• Sense And Sensibility



    Released by: Twilight Time
    Released on: November 20, 2015
    Director: Ang Lee
    Cast: Emma Thompson, Kate Winslet, Hugh Grant, Gemma Jones, Alan Rickman, James Fleet, Tom Wilkinson, Robert Hardy, Imelda Staunton, Hugh Laurie, Harriet Walter
    Year: 1966
    Purchase From Screen Archives

    The Movie:

    On his deathbed, the elder Dashwood (Tom Wilkinson) tasks his son, John (James Fleet), with taking care of Mrs. Dashwood (Gemma Jones) and their daughters, Elinor (Emma Thompson), Marianne (Kate Winslet), and Margaret (Emile Francois). Once Dashwood dies, however, James is pressured by his domineering wife, Fanny (Harriet Walter), into abandoning his mother and sisters. Thanks to a wealthy cousin (Robert Hardy), the four women are allowed to take possession of a country cottage, where they set about making a life for themselves. Elinor falls for stuttering but romantic Edward Ferrars (Hugh Grant), while Marianne seeks solace in the arms of the dashing John Willoughby (Greg Wise). On the other hand, rich but mature Colonel Brandon has his sights set squarely on Marianne. Things take an unfortunate turn, however, when it is revealed that Ferrars is engaged and Willoughby is little more than a womanizer.

    Jane Austen’s famous premiere novel, which was first published in 1811, is equal parts literary rom-com and comedy of manners; at its heart are two sisters, Elinor (sense) and Marianne (sensibility), around which the rest of the story revolves. The book had been adapted to the big and small screen many times before Oscar-winning actress Emma Thompson (Howard’s End) tried her hand at it. The result of Thompson's hard work was a script surprisingly faithful to its source material, if not in letter than at least in heart. Ang Lee, who had only three Taiwanese film credits to his name (including the acclaimed comedy The Wedding Banquet), was chosen to direct. Cast in major roles were Thompson and Kate Winslet as sisters Elinor and Marianne, and Hugh Grant and Alan Rickman as two of their three suitors. It was a recipe for success. Made on a paltry $16 million, the film was released in the United States in December of 1995 and the following February in Great Britain. It proved a resounding triumph on both an aesthetic and a commercial level, raking in almost $135 million worldwide and receiving numerous award nominations, including an Academy Award for Best Adapted Screenplay for Thompson. A slew of Jane Austen adaptations followed in its wake, some successful, some not, but none exhibiting the kind of raw talent and sly humor shown in Sense and Sensibility.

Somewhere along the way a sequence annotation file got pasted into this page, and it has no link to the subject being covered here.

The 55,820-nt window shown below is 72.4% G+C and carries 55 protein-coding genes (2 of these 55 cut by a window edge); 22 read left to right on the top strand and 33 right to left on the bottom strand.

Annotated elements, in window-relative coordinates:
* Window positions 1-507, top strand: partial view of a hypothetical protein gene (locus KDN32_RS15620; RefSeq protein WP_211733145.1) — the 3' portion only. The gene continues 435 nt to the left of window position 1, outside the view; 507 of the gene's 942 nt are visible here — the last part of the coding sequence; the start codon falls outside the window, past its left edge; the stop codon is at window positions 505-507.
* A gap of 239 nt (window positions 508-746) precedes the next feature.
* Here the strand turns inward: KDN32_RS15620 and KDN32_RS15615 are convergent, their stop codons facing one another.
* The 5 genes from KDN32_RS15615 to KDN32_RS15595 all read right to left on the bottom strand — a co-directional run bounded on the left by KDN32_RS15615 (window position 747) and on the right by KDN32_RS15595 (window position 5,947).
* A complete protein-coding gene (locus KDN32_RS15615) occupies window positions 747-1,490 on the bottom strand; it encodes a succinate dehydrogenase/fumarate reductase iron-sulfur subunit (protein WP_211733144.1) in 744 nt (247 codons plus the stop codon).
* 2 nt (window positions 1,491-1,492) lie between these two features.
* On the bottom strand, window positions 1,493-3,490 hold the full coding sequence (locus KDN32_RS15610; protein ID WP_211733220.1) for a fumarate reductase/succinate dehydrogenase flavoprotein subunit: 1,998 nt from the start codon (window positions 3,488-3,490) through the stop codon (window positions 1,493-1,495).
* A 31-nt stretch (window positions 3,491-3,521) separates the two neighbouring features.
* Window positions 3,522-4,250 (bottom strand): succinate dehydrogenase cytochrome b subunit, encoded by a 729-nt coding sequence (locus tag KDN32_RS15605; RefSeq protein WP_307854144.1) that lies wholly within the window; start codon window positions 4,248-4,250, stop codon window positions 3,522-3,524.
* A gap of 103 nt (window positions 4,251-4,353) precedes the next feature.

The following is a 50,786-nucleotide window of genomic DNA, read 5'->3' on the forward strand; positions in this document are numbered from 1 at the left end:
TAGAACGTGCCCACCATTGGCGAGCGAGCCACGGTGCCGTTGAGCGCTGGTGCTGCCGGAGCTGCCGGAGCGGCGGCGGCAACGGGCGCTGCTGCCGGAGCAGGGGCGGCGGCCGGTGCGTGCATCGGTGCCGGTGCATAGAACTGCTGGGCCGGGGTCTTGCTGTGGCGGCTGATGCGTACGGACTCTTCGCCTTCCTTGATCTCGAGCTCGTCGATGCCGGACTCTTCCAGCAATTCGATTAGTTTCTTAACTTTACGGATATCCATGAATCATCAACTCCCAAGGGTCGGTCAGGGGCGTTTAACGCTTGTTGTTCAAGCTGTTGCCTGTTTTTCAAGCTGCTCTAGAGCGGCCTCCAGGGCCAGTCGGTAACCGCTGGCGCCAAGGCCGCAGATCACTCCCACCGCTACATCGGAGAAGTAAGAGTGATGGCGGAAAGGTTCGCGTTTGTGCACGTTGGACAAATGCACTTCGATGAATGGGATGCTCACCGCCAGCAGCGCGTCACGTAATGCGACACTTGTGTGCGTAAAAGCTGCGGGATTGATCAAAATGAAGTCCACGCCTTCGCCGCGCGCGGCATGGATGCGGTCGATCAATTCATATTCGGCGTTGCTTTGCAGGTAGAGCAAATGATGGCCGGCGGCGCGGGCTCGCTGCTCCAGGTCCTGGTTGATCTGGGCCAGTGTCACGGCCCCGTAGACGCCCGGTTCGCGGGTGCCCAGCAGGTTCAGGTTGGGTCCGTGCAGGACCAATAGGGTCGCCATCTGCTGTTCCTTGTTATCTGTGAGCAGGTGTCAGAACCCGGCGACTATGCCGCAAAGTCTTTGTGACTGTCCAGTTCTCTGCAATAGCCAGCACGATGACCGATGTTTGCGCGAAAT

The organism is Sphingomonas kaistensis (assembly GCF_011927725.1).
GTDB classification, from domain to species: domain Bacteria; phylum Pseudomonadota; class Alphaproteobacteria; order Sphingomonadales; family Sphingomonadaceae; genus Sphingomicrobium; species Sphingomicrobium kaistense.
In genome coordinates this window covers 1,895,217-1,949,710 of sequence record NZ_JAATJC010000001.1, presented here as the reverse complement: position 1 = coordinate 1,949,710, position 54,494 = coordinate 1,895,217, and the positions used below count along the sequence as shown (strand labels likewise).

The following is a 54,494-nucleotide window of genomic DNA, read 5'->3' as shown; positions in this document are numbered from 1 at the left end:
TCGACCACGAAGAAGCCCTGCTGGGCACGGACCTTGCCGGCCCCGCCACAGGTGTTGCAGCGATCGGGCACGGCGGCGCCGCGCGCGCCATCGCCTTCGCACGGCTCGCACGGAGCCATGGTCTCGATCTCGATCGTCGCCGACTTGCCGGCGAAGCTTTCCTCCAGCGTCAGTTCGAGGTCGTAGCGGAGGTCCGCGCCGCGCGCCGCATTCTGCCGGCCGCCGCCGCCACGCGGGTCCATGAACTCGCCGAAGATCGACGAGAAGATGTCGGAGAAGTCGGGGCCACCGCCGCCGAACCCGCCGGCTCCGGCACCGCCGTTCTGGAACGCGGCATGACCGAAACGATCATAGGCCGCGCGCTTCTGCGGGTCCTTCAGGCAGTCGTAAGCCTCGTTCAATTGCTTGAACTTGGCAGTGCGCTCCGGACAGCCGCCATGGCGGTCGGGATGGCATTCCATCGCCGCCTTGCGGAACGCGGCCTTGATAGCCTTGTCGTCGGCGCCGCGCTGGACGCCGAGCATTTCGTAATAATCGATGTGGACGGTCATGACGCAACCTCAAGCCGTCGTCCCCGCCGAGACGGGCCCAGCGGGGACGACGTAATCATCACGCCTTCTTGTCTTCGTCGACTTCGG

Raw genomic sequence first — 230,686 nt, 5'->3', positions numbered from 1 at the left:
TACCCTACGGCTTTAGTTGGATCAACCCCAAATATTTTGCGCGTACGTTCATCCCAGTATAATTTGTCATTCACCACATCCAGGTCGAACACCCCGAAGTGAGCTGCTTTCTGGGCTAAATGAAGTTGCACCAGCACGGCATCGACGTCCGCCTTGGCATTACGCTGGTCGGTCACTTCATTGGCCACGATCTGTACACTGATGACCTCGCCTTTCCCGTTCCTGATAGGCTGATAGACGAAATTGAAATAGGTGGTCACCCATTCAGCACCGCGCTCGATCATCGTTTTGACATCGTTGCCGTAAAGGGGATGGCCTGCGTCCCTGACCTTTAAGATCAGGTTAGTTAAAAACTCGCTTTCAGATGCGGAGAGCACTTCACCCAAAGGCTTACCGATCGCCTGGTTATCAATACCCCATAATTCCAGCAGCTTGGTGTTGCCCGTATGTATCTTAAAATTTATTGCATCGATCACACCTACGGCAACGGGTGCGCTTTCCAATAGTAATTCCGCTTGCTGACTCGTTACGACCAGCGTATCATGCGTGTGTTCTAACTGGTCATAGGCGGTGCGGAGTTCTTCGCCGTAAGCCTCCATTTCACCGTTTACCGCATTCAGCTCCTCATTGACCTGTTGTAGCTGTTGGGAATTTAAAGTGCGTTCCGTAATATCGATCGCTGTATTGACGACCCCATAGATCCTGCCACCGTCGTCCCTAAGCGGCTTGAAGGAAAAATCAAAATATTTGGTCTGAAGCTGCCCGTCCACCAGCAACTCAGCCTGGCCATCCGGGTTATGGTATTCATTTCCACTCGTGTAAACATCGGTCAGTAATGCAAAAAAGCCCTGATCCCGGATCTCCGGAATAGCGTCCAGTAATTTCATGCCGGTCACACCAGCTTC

The film deserves its accolades. Sitting just below Brokeback Mountain and Lust, Caution among Lee’s best films, Sense and Sensibility is a warm embrace of Hollywood yesteryear (despite being a British film), a period comedy that is both funny and dramatic, with that rarity of rarities in the modern cinematic age: a happy ending. While Thompson is, as usual, superb, it’s Winslet who really shines as the younger, impetuous Marianne, an emotional rube destined to fail at love until she realizes what true love is. Not that hers is the only terrific performance in the film; Sense and Sensibility is awash in great performances, from the major players to the lowliest of supporting characters (which include Imelda Staunton and Hugh Laurie).

    Video/Audio/Extras:

    Sense and Sensibility arrives on Blu-ray courtesy of Twilight Time with an MPEG-4 AVC encode in 1080p high definition, presented in its original 1.85:1 theatrical aspect ratio. Talk about impressive! The film is full of bright colors, particularly in brightly lit external shots where flowers, trees, and grasses reflect a beautiful depth of field and detail is exquisite. Lines and delineations are crystal clear so that nothing blends into the background and everything can be visually traced. Even in darker scenes, detail remains impressive, so much so that there’s virtually no crush to be had. Obviously, Sony has given Sense and Sensibility a new 4k transfer (which has been ‘dumbed down’ to 1080p), and what a transfer it is. There is absolutely no reason to complain about this release given the film’s spotless shine.